- To make things secure, it necessary to adapt truly random encryption keys that can’t be reverse-engineered.
- Researchers use human T cells to create encryption keys.
- These keys posses maximum entropy and make it impossible to breach the system.
Digital information is growing at an exponential rate across every sector of modern society, including healthcare, agriculture, automation, communication, and defense. The worldwide digital data is predicted to reach 35 zettabytes (or 35 billion terabytes) by 2020.
Handling such an enormous amount of data has become one of the most difficult tasks in the information technology industry. Nowadays, we are hearing more and more about data breaches, hostage malware and hacked systems, including stories about government and private companies leaking information into unsavory hands.
Now, engineers at Pennsylvania State University have come up with a solution: they’ve developed an approach of creating encryption keys that can’t be cloned or reverse-engineered. The approach would work even in the post quantum era where computers could get million times faster than today’s supercomputers.
At present, we use mathematical algorithms (one-way functions) to encrypt data. These algorithms use private/public keys that make it easy to go in one direction, but extremely difficult to go in the opposite direction or revert things.
Most encryption algorithms, for instance, are based on prime factorization: they multiply two large prime numbers. The larger the resulting value, the more time it will take for a computer to find the original prime numbers, i.e. reverse engineering from the result becomes a time- and resource-consuming task.
Since CPUs and GPUs are getting more advanced and quantum computers are on the horizon, these encryption techniques won’t work effectively in the future.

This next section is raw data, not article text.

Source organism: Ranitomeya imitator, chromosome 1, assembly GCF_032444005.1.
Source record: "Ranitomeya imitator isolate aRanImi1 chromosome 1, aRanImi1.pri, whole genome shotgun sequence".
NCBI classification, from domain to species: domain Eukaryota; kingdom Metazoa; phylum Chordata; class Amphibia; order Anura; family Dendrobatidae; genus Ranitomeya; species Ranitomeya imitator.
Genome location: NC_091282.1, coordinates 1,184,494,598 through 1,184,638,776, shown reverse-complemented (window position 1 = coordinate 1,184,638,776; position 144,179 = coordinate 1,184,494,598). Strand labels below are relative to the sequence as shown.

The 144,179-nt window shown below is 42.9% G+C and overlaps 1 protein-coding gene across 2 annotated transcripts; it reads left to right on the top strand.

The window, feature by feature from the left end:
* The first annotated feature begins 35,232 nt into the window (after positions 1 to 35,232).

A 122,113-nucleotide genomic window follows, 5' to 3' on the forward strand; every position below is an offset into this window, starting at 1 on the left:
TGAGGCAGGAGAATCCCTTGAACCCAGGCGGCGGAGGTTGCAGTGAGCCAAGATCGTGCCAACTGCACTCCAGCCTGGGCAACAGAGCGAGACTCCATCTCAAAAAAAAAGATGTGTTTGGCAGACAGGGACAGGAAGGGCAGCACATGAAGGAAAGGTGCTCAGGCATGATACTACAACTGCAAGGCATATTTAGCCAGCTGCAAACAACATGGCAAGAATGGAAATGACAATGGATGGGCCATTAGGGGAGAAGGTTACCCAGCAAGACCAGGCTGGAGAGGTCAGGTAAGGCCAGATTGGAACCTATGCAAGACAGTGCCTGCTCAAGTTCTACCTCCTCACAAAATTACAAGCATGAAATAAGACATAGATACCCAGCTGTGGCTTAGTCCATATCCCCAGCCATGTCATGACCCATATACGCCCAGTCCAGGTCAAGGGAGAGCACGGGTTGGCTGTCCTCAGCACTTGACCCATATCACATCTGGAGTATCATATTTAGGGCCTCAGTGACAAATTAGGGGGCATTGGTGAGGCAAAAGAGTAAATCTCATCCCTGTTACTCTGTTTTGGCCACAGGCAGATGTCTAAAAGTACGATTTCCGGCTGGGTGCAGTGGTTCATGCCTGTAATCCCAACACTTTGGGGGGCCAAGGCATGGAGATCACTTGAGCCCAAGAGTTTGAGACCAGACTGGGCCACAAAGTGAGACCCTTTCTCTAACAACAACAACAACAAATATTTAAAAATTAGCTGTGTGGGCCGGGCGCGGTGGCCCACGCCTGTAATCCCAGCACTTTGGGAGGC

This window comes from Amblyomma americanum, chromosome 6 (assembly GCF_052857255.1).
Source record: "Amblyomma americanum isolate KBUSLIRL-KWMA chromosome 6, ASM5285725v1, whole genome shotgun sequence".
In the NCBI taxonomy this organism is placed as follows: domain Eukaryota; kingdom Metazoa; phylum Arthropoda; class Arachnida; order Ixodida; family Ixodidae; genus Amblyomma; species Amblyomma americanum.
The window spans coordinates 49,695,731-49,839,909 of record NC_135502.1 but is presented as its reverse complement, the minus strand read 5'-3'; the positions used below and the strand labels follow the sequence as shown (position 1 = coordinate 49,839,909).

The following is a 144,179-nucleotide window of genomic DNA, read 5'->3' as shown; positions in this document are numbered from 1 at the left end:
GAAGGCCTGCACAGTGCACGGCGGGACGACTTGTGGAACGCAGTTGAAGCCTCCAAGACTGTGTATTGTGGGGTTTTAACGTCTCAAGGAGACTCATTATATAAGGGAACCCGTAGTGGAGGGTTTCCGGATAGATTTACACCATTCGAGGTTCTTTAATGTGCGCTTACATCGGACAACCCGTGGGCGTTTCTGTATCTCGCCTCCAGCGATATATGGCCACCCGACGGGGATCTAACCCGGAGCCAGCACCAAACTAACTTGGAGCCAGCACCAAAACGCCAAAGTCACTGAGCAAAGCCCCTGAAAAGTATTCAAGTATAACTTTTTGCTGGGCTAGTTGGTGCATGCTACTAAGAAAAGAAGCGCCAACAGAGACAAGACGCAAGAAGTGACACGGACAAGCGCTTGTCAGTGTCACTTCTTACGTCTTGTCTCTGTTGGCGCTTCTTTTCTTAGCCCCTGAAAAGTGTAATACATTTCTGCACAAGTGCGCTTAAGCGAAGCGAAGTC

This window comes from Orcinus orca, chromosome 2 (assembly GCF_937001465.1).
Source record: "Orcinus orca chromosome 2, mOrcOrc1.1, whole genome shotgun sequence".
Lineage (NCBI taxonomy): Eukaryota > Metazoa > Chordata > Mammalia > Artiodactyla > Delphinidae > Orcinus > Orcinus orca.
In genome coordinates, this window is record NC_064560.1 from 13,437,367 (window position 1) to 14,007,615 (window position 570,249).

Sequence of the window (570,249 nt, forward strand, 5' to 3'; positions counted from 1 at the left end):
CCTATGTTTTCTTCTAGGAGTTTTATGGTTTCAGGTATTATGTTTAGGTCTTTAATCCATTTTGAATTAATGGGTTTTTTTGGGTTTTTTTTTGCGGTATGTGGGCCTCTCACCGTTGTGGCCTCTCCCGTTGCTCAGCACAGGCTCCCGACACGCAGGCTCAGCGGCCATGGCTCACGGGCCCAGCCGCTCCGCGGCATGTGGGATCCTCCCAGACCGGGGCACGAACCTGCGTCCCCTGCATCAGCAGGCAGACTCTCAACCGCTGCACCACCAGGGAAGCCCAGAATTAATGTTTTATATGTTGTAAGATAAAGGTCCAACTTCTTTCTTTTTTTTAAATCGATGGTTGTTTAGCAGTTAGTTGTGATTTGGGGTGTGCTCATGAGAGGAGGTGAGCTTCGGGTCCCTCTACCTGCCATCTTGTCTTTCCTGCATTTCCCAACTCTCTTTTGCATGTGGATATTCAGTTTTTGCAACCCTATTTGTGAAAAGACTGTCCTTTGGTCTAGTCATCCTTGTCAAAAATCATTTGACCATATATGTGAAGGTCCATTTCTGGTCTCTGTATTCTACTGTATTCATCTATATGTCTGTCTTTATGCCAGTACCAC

The solution is adapting truly random encryption keys. They can’t be reverse-engineered or cloned because there isn’t any formula or pattern in the process.
Biological One-Way Functions
The so-called random numbers generated on computers are nothing but pseudo-random numbers. To identify real random things, one needs to go back to nature.
In this study, researchers chose to analyze human T cells – a subtype of white blood cells that play a crucial role in cell-mediated immunity. Since there isn’t any mathematical basis for basic building blocks of all living things, no machine can unravel them.
Researchers imaged a random, 2D array of T cells in solution, and digitized the image by creating pixels on it, making the empty spaces ‘zeros’ and the T cell pixels ‘ones’.
Image credit: Jennifer Mccann / Penn State
All types of living cells can be kept around for a long period of time, and since they move uniformly, they can be imaged repeatedly to form new encryption keys. The 2D keys obtained in this research possess maximum entropy and are extremely difficult to decipher through any brute force attack.
So far, the team has used 2,000 T cells per encryption key, which makes it impossible to breach the system, even if an adversary has in-depth knowledge about the key generation mechanism, including key generation rate, key sampling instance, cell type, and cell density.